Iconic Australian beer Victoria Bitter launched a beer-inspired tea for Australian cricket fans to consume while watching The Ashes cricket series. The campaign is lighthearted but nevertheless presents some promising and innovative routes for the tea sector.

The limited-edition VB Tea is non-alcoholic and made with Victoria Bitter’s signature blend of hops. Given that Australian sports lovers are often required to stay up late or wake up early in the morning to watch the cricket series when televised from the UK, the product gives them a viable alternative to beer that still reminds them of the classic brew.

The hot drinks category is not renowned for exceptionally exciting or dynamic innovation, yet there is evidence that consumers still seek novelty when shopping for these products. According to GlobalData’s 2018 Q4 survey, almost one-fifth (19%) of global consumers often experiment with new or different varieties of hot drinks, while an additional 25% of consumers sometimes try new varieties when they want to try something new. Tea products that are inspired by alcoholic drinks have the ability to inject excitement and indulgence into hot drink consumption.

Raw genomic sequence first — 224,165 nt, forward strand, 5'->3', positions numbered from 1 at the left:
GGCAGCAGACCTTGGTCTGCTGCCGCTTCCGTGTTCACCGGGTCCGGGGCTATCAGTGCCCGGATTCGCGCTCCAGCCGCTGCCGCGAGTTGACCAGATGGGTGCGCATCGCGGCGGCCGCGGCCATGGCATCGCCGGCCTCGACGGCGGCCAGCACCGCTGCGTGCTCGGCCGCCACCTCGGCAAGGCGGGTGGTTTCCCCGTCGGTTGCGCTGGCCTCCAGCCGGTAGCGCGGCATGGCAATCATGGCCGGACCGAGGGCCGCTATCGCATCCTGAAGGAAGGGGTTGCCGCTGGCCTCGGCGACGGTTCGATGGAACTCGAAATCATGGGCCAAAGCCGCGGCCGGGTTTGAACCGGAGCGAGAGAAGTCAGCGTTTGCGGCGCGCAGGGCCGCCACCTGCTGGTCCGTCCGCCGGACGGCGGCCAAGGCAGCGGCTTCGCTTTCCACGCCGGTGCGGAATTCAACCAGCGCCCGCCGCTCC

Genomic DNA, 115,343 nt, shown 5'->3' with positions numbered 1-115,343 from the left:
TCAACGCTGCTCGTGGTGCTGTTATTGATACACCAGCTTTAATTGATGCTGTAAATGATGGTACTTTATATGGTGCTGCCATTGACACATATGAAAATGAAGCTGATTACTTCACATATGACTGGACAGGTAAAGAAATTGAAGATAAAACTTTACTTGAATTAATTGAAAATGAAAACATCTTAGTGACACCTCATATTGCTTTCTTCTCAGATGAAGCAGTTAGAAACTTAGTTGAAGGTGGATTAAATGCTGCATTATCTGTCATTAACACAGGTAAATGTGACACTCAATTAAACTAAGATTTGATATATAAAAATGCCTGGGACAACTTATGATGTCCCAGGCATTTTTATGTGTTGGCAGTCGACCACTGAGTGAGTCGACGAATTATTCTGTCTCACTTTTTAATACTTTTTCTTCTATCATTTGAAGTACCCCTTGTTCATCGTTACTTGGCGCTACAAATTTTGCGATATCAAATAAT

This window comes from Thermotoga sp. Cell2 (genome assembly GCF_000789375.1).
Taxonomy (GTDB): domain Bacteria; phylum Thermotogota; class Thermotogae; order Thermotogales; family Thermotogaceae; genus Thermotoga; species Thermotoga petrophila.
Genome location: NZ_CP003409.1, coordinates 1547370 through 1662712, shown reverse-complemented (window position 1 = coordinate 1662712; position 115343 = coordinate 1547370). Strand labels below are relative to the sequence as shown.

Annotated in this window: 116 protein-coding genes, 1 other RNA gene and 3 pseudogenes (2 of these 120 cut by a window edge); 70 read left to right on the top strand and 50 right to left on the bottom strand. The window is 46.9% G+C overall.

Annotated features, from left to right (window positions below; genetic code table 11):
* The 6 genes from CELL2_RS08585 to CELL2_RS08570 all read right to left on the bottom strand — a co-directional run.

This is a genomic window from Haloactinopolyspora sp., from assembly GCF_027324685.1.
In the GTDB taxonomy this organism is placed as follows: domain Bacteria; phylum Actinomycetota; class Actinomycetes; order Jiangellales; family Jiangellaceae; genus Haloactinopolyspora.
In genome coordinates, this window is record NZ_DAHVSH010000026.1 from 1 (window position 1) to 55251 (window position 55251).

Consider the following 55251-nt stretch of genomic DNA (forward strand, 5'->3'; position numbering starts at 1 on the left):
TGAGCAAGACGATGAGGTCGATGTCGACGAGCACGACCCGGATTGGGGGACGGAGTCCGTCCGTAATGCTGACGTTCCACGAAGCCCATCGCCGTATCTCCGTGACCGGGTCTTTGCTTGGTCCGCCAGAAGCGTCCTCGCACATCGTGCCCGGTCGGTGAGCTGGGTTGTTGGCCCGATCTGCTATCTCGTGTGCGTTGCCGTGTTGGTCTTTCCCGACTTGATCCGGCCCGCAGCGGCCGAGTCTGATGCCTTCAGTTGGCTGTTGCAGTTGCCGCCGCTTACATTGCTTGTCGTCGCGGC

Notably, the reverse also applies with regards to opportunities in alcoholic drink innovation. As alcohol-free alternatives to beer, wine and spirits increasingly appeal to health-conscious consumers, there is a growing demand for options beyond standard fizzy drinks and juice. Indeed, GlobalData’s 2018 Q3 survey found that 45% of global consumers are interested in sophisticated or adult-style soft drinks as alternatives to alcoholic drinks. Products that leverage the authenticity and often complexity of tea can elevate a non-alcoholic drink to something more refined.

Beer and tea ostensibly have little in common but in reality, each category could stand to gain significantly by leveraging attributes from the other.

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